Remembering the soldiers of democracy

Remembering the soldiers of democracy By Guest Commentary A solitary soldier stands attention surveying the bleak landscape in front of him. He gazes out over the demilitarized zone, the buffer space that lies between North and South Korea, never making eye contact with his counterpart on the other side. He guards the North Korean Pavilion, directly opposite of the Freedom House of South Korea. Several smaller buildings cushion the stark, cold space between the two individuals and the atmosphere is austere in this 4000 meter wide strip that divides communism and democracy.

Some of you remember the Korean War well. Some of you were there, but unfortunately this important conflict is also referred to as the "Forgotten War." I'd like to refresh your memory. On June 25, 1950, North Korea invaded South Korea, with some 135,000 troops initiating the Korean War. Two days later, President Truman deployed American servicemen and women to waters off Taiwan to prevent the conflict from expanding to other nations. The first U.S. infantry unit arrived in Korea on June 29, and charged the battlefield to protect democracy. While the offensives from the North continued into 1951, combat action gradually subsided, and stabilized battle lines near the 38th Parallel, the site where the fighting had begun. As both sides fortified their positions, prospects for a military decision became bleak. On July 27, 1953, an armistice was signed, concluding a war that had officially never been declared. A total of 33,561 American servicemen and women died halting the spread of Communism in East Asia.

Today presents an historic moment in history. This year not only marks the 50th anniversary of the beginning of the war, but recently the two Koreas have announced that they plan to engage in negotiations later this summer. The peace and stability that Americans worked so hard to preserve has flourished and the prospects of expanding these democratic ideals are more promising today than at any time in the past 50 years.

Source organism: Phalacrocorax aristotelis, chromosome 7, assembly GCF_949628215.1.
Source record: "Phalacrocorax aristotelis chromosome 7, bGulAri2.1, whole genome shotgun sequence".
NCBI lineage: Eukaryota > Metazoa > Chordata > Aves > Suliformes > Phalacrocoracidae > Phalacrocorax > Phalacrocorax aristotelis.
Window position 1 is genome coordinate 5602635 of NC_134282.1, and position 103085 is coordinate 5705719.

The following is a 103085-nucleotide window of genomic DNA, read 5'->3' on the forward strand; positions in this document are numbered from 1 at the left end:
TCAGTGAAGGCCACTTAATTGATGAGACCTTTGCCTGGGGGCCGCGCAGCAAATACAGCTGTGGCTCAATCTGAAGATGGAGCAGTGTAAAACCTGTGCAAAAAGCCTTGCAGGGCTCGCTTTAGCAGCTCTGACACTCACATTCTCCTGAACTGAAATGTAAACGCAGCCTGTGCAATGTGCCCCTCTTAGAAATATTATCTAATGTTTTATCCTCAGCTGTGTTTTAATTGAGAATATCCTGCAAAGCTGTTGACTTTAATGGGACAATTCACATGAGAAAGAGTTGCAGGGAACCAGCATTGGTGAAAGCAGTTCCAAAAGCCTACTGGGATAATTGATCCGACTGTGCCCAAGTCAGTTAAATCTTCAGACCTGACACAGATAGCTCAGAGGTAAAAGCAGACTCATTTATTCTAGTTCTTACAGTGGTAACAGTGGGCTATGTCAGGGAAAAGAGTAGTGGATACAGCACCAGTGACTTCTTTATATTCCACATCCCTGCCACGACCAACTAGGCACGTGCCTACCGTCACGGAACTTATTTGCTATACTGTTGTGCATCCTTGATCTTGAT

These events create an opportune time to honor and recognize the veterans who sacrificed so much for our country and the rest of the free world. The atmosphere is ripe for remembering the "Forgotten War" and taking steps to shed this designation. We must call upon the rest of the nation to recognize these individuals who fought to secure peace and stability on the Korean Peninsula. In order to help ensure that those who sacrificed to preserve democracy and freedom in that peninsula are never forgotten, I have been working with the Department of Defense and will be awarding lapel pins and certificates to veterans at a special ceremony in Rapid City on June 25. Other presentation ceremonies will take place in Sioux Falls and Aberdeen this year. As well, there are on-going efforts to make commemorative Korean War medals available free of charge for those veterans who served on the ground in Korea. The Department of Defense expects to know more about the details of that program in the near future. Please call my toll-free number at 1-800-755-5646 for more information on the pins and medals programs.

We face a future that provides hope that someday, the two guards on opposing sides of the demilitarized zone will be able to shake hands, smile, and appreciate their shared heritage. In looking forward, we must pay tribute to the individuals who kept democracy alive on the peninsula. Thanks to those American men and women who sacrificed so valiantly, democracy is alive and well in the South. And the prospects for freedom embracing the entire Korean Peninsula are bright.

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